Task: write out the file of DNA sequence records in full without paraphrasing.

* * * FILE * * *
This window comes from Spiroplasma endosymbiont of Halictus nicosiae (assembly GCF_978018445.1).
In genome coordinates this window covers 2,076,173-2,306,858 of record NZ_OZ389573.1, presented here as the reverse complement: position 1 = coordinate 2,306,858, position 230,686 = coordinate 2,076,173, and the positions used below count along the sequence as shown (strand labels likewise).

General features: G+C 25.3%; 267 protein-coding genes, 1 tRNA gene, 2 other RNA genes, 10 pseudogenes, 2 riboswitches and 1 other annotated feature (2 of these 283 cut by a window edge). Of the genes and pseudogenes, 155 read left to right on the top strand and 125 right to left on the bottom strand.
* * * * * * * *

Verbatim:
This window comes from Spiroplasma endosymbiont of Halictus nicosiae (assembly GCF_978018445.1).
In genome coordinates this window covers 2,076,173-2,306,858 of record NZ_OZ389573.1, presented here as the reverse complement: position 1 = coordinate 2,306,858, position 230,686 = coordinate 2,076,173, and the positions used below count along the sequence as shown (strand labels likewise).

General features: G+C 25.3%; 267 protein-coding genes, 1 tRNA gene, 2 other RNA genes, 10 pseudogenes, 2 riboswitches and 1 other annotated feature (2 of these 283 cut by a window edge). Of the genes and pseudogenes, 155 read left to right on the top strand and 125 right to left on the bottom strand.